Tag Archives: Mount Blackburn

Click This; April 2011

Brown bear backlit at dawn, Katmai National Park, Alaska.

A coastal brown bear, Ursus arctos, walks along Brooks River shoreline at dawn, backlit, Katmai National Park and Preserve, Alaska.

Hey Folks

Next up in this series of news of the month pieces.

This month, I haven’t been spending as much time in the woods, and even less reading the news. Mostly, I’ve been grating sandpaper over my eyeballs … more commonly called “working on website updates”. I need to take about a  year off, and learn how to do this properly, then start over from scratch and rebuild everything (yeah, that’s gunna happen).

Below I’ve compiled various bits from around the web that held my failing attention long enough to actually read through the piece.  Feel free to add your own stuff of note, I’d love to see some things I’ve missed.

In a completely random order: Continue reading

Photography; it DOES get in the way

Winter in Wrangell-St. Elias National Park and Preserve, Mt. Blackburn, Alaska.

Wrangell-St. Elias National Park and Preserve, Wrangell Mountains and the Kuskulana River, Mount Blackburn, near Nugget Creek mine. Winter, Alaska. Please click on the image above to view a larger versoin of this photo.

Hey Folks,

The other side of the same coin, I suppose. How many hours have I spent looking at a computer screen, sifting through snippets of html code for a closing bracket (>) or some php code for a dollar sign, etc, etc, etc. Please, don’t answer that. 🙂

How many hours have I hacked, stabbed, mauled, wrestled with and mangled some code to tweak my website/s? Days (i.e., months) fiddling with photoshop, trying to learn how to process an image. Upgrading software, learning software, relearning software, replacing software, trialling software, etc, in the interest of my photography. Those hours could’ve been spent in the woods. Continue reading

Mount Blackburn Photo

Hey Folks,

Winter in Wrangell-St. Elias National Park and Preserve, Kuskulana River, Alaska.

Mount Blackburn – Winter in Wrangell-St. Elias National Park and Preserve, Wrangell Mountains, Mount Blackburn, Kuskulana River, Winter, Alaska. Please click on the image above to view a larger version of this photo.

Mount Blackburn, the 5th highest peak in the US; a grand mountain!

Sometimes those moments in the mountains are just too grand to describe; This is one of those views that is beyond the sublime. The Great Horned Owls hooting behind me only added to the ambience. The more time I spend in Wrangell-St. Elias National Park and Preserve, the more impressive the place appears.

As the light faded, I quietly breathed my “thank you”, turned the skis around, and eased toward the night.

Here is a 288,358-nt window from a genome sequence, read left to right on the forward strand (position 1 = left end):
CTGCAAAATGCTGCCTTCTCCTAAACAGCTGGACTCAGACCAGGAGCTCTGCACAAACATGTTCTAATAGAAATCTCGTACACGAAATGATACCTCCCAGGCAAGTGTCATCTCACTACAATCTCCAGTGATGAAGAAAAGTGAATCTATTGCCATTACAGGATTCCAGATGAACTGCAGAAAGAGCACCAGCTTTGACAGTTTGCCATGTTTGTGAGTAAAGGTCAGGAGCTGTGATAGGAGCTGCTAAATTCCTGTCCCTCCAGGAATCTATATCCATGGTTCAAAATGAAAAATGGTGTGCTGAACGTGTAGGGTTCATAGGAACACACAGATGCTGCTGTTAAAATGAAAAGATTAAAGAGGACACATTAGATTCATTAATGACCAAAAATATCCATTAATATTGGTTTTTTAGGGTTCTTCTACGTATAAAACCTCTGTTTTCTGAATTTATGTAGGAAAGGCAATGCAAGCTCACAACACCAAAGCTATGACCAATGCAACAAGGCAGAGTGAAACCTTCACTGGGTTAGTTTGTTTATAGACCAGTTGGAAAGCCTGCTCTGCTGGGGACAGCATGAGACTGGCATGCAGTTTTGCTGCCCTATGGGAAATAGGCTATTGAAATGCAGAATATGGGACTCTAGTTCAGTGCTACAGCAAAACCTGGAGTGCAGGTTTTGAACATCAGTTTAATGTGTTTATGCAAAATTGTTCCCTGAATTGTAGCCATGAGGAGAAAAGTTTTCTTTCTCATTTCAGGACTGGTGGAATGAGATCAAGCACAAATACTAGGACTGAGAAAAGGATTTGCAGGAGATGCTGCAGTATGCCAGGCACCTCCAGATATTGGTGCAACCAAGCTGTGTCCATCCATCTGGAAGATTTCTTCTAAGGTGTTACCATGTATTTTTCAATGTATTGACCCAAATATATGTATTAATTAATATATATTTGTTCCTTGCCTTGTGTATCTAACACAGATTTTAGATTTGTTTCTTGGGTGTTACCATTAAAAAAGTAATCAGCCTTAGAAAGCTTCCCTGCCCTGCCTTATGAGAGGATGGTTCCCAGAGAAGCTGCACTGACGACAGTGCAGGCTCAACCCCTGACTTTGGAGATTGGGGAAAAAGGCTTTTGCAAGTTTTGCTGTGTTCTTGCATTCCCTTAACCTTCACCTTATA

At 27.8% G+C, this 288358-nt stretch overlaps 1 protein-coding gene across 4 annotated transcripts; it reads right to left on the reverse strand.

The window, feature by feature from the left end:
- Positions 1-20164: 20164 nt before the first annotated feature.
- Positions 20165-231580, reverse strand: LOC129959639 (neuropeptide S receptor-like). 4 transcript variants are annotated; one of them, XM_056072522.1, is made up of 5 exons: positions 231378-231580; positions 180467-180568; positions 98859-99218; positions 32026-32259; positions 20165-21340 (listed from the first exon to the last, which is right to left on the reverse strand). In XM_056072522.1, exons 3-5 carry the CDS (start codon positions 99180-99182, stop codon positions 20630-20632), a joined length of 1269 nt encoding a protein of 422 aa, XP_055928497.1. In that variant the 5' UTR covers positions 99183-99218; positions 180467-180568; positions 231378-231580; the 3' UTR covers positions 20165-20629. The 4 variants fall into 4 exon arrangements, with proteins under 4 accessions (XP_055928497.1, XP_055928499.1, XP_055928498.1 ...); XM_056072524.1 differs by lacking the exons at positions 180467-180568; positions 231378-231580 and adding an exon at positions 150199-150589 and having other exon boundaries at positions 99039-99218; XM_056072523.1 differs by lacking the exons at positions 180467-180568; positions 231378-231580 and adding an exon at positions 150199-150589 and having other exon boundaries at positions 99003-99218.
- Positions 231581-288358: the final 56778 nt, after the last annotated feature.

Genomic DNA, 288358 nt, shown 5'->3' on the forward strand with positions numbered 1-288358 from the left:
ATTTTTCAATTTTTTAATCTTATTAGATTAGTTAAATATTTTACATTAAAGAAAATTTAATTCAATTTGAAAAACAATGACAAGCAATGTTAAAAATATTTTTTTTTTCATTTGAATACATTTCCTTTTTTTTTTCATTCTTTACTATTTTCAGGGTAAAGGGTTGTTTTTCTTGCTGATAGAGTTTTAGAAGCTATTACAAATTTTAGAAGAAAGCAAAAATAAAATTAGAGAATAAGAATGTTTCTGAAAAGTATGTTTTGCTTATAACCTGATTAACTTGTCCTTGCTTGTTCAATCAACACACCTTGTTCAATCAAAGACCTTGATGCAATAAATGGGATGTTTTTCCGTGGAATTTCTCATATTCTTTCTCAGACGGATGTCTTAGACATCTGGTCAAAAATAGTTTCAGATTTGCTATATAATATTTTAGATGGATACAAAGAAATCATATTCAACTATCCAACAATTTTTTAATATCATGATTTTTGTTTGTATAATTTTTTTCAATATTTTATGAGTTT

Mount Blackburn Photo

Mount Blackburn Photo, Wrangell-St. Elias National Park, Alaska.

Mount Blackburn Photo, Wrangell Mountains and the Copper River Basin, Wrangell-St. Elias National Park, Alaska. Please click on the image above to view a larger version of this photo.

Hey Folks,

Here’s a view of Mount Blackburn and the Wrangell Mountains, at sunset.

One of the hassles with shooting in Alaska in the dead of winter is, of course, the cold. We all understand how that’s a hassle, right? Cold fingers, batteries that die, and so forth. The list goes on.

Getting a vehicle started at 40 below zero deg F is itself an art. An engine block heater for your car helps – well, it’s pretty much a ‘must have’. But at minus40deg, even that won’t get you far. The engine block heater helps warm up the mechnical parts of the engine block, but at these frigid arctic temperatures, even the oil thickens up so much it doesn’t flow; problematic for a car engine. So , an Oil Heater works well. Another useful tool is something to warm up the battery.  The 3rd item that’s a good tool to have is a battery heating pad – cold temperatures can dramatically affect the cranking power of a battery, so heating it up will help get your car started. Continue reading

Skiing, Wrangell-St. Elias

Skiing, Wrangell-St. Elias Alaska.

A backcountry skier stands above the Kuskulana River, near Mt. Blackburn. Cross country skiing in Wrangell-St. Elias National Park and Preserve, winter, Alaska. Please click on the image above to view a larger version of this photo.

Hey Folks,

A quick photo from Wrangell-St. Elias National Park.

Skis: cheap
Pack: not very much $$
View: free

Temperature: Minus 40 degrees.

By the way – if you want to see some great work – check out Jim Goldstein’s blog post, including links to  over 160 photographers’ favorite photos from 2010.



Editing art

Backcountry skiing near Mt. Blackburn, Wrangell-St. Elias National Park, Alaska.